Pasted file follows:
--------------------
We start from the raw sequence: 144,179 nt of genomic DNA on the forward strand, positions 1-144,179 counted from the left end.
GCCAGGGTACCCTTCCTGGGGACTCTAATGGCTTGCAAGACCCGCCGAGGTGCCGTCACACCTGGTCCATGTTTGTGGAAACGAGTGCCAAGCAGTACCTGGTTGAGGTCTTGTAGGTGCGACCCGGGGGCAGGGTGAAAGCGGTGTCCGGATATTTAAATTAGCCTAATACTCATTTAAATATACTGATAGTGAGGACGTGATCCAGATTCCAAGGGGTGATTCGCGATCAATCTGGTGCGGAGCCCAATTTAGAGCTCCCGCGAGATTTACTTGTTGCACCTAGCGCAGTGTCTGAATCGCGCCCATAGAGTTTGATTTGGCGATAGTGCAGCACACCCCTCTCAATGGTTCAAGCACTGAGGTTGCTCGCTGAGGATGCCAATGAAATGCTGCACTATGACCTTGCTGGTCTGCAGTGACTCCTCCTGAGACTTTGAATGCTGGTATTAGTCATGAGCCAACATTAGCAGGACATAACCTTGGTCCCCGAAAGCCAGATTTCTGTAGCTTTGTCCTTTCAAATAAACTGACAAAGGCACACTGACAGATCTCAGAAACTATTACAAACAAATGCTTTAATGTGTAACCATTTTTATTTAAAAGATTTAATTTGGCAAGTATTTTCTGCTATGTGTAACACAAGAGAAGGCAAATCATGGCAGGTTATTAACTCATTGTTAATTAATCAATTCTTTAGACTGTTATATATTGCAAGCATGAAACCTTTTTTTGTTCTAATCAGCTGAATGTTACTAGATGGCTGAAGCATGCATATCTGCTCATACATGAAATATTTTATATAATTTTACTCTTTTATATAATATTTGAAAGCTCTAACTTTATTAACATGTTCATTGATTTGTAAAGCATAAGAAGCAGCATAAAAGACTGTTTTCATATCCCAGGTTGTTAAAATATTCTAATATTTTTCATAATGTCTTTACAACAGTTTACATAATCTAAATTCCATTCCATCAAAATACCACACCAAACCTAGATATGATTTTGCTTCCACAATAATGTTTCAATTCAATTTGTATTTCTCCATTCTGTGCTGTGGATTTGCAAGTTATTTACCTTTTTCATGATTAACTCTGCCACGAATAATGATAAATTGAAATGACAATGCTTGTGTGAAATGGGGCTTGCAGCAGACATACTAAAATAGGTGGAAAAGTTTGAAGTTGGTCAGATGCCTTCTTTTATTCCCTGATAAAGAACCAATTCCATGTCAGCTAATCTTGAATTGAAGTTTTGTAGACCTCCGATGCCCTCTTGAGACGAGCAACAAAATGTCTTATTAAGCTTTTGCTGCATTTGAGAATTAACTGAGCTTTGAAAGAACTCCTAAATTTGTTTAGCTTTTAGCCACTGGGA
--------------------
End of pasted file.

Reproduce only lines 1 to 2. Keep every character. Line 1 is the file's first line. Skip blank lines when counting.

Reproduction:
We start from the raw sequence: 144,179 nt of genomic DNA on the forward strand, positions 1-144,179 counted from the left end.
GCCAGGGTACCCTTCCTGGGGACTCTAATGGCTTGCAAGACCCGCCGAGGTGCCGTCACACCTGGTCCATGTTTGTGGAAACGAGTGCCAAGCAGTACCTGGTTGAGGTCTTGTAGGTGCGACCCGGGGGCAGGGTGAAAGCGGTGTCCGGATATTTAAATTAGCCTAATACTCATTTAAATATACTGATAGTGAGGACGTGATCCAGATTCCAAGGGGTGATTCGCGATCAATCTGGTGCGGAGCCCAATTTAGAGCTCCCGCGAGATTTACTTGTTGCACCTAGCGCAGTGTCTGAATCGCGCCCATAGAGTTTGATTTGGCGATAGTGCAGCACACCCCTCTCAATGGTTCAAGCACTGAGGTTGCTCGCTGAGGATGCCAATGAAATGCTGCACTATGACCTTGCTGGTCTGCAGTGACTCCTCCTGAGACTTTGAATGCTGGTATTAGTCATGAGCCAACATTAGCAGGACATAACCTTGGTCCCCGAAAGCCAGATTTCTGTAGCTTTGTCCTTTCAAATAAACTGACAAAGGCACACTGACAGATCTCAGAAACTATTACAAACAAATGCTTTAATGTGTAACCATTTTTATTTAAAAGATTTAATTTGGCAAGTATTTTCTGCTATGTGTAACACAAGAGAAGGCAAATCATGGCAGGTTATTAACTCATTGTTAATTAATCAATTCTTTAGACTGTTATATATTGCAAGCATGAAACCTTTTTTTGTTCTAATCAGCTGAATGTTACTAGATGGCTGAAGCATGCATATCTGCTCATACATGAAATATTTTATATAATTTTACTCTTTTATATAATATTTGAAAGCTCTAACTTTATTAACATGTTCATTGATTTGTAAAGCATAAGAAGCAGCATAAAAGACTGTTTTCATATCCCAGGTTGTTAAAATATTCTAATATTTTTCATAATGTCTTTACAACAGTTTACATAATCTAAATTCCATTCCATCAAAATACCACACCAAACCTAGATATGATTTTGCTTCCACAATAATGTTTCAATTCAATTTGTATTTCTCCATTCTGTGCTGTGGATTTGCAAGTTATTTACCTTTTTCATGATTAACTCTGCCACGAATAATGATAAATTGAAATGACAATGCTTGTGTGAAATGGGGCTTGCAGCAGACATACTAAAATAGGTGGAAAAGTTTGAAGTTGGTCAGATGCCTTCTTTTATTCCCTGATAAAGAACCAATTCCATGTCAGCTAATCTTGAATTGAAGTTTTGTAGACCTCCGATGCCCTCTTGAGACGAGCAACAAAATGTCTTATTAAGCTTTTGCTGCATTTGAGAATTAACTGAGCTTTGAAAGAACTCCTAAATTTGTTTAGCTTTTAGCCACTGGGA